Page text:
New York Felony Theft Lawyer

Any allegation of a theft in New York is a serious matter. A conviction on theft charges of any kind carries the possibility of a jail term and heavy fines. 

Regardless of the value of the item or items stolen, a conviction could count on a person’s criminal record. If the items stolen are worth no less than $1,000, or the act meets other statutory definitions, the crime may become a felony.

Any person facing allegations of theft should speak with a New York felony theft lawyer. A skilled theft attorney works to construct a strong defense and handles cases in a discreet but aggressive manner.

What Constitutes Theft in New York?

New York Penal Law dedicates an entire article to the definitions and penalties for theft. New York Penal Law §155.05 defines larceny as a person taking or withholding the property of another person with the intent to deprive them of its use.

The most straightforward example of this is a person taking items from another’s home. However, other examples of criminal larceny may include issuing a bad check, holding property as leverage in an extortion scheme, acquiring lost property with the knowledge that another person is looking for it, or tricking another person into transferring property into the control of another under false pretenses.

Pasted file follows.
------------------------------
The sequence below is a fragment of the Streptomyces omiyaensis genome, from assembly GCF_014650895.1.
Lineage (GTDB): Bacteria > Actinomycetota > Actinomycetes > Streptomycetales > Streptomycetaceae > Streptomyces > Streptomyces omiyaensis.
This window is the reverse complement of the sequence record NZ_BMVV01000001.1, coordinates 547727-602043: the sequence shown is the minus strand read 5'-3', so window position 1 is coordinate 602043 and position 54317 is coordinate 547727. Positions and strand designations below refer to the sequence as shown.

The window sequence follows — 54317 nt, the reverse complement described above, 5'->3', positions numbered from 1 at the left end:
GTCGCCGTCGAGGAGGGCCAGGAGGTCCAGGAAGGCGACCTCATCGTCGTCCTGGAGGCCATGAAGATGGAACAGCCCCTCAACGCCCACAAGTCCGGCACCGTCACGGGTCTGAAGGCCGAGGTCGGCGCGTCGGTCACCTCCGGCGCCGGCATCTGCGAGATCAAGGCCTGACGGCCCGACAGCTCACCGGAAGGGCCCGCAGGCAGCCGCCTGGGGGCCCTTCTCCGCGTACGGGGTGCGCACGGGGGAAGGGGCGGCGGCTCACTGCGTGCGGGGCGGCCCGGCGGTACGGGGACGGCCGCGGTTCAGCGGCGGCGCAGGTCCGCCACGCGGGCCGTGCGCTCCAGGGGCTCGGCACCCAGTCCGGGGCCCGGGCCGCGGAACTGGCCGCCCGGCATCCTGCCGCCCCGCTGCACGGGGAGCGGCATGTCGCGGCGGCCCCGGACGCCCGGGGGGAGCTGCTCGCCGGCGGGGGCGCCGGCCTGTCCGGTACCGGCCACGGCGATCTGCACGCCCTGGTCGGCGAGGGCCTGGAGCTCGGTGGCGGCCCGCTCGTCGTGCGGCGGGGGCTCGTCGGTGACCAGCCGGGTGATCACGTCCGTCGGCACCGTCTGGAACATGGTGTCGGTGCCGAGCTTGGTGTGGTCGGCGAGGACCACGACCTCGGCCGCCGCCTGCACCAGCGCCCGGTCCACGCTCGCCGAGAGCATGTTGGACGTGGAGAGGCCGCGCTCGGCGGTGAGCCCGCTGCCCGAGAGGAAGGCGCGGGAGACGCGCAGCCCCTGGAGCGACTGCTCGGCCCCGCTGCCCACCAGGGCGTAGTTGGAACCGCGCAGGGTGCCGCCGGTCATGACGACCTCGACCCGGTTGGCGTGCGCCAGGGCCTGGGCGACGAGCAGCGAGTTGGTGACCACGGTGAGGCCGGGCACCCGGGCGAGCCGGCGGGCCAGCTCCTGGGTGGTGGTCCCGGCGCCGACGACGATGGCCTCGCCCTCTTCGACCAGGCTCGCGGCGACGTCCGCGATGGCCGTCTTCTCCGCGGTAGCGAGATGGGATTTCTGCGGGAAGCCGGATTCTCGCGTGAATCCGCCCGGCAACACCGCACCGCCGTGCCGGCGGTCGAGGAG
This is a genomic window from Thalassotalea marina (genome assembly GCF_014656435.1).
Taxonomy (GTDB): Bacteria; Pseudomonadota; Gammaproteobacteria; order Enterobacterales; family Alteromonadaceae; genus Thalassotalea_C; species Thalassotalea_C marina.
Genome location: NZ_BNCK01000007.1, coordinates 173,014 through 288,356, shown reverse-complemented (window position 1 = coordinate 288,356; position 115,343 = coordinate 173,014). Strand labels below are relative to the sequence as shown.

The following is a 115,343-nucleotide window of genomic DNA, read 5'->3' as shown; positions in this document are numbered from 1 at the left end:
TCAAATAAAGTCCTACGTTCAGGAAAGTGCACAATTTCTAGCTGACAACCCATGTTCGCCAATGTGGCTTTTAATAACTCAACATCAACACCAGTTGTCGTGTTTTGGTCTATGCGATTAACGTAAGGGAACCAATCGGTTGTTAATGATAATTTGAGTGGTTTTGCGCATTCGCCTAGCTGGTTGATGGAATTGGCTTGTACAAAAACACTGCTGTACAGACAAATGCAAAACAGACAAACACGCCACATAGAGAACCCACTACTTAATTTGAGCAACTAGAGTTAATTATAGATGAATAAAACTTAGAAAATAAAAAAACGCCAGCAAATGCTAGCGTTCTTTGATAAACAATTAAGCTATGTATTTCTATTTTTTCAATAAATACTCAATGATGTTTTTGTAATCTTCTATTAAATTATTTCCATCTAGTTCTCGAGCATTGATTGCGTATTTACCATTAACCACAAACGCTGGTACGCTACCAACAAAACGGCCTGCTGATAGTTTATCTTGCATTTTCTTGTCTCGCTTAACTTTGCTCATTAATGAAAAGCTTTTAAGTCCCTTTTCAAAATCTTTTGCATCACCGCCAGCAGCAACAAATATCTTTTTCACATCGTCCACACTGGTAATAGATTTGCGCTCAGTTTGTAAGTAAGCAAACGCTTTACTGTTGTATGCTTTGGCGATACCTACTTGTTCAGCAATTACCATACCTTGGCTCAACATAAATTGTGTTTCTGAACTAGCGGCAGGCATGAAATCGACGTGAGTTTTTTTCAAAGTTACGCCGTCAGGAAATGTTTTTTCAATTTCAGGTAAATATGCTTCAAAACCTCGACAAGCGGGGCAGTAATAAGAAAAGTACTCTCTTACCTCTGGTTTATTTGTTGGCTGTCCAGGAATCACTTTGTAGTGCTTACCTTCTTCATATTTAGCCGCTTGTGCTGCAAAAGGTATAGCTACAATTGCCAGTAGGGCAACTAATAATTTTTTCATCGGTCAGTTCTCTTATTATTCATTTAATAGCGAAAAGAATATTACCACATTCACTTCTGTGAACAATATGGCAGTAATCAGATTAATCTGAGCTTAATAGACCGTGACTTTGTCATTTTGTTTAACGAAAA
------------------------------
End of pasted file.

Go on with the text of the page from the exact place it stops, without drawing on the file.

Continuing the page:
It should be noted that a person honestly believing that property belonged to them can, under certain circumstances, be considered an acceptable defense against charges of larceny. 

What Makes Theft a Felony Offense?

As a New York felony theft lawyer has seen, theft that rises to the level of a felony is referred to as grand larceny, which itself encompasses multiple charges of various severities. New York Penal Law §155.30 defines the least severe form—grand larceny in the fourth degree, a class E felony—as the theft of property whose total value is between $1,000 and $3,000. This law also covers items of a less tangible value such as:

  • A credit or debit card
  • Any firearm
  • Any public record
  • A motor vehicle
  • A religious item

New York Penal Law defines grand larceny in the third, second, and first degree, respectively. These charges may involve the theft of property worth more than $3,000, theft from an ATM, or theft by extortion, and range in severity from Class D to Class B felonies depending on the amount stolen and the methods used. Potential punishments can include multi-year jail terms, with mandatory minimums being applicable in some cases.

Consulting a New York Felony Theft Attorney

New York criminal courts treat all theft-related charges very seriously. An offense could result in potential jail time, even for less serious crimes. Additionally, a criminal record can affect your access to certain jobs, housing, and civil liberties and privileges. 

An attorney may be able to help prevent this from happening. A New York felony theft lawyer could combine their knowledge of relevant laws and applicable defenses with the facts of your case to tailor an individualized defense strategy for you.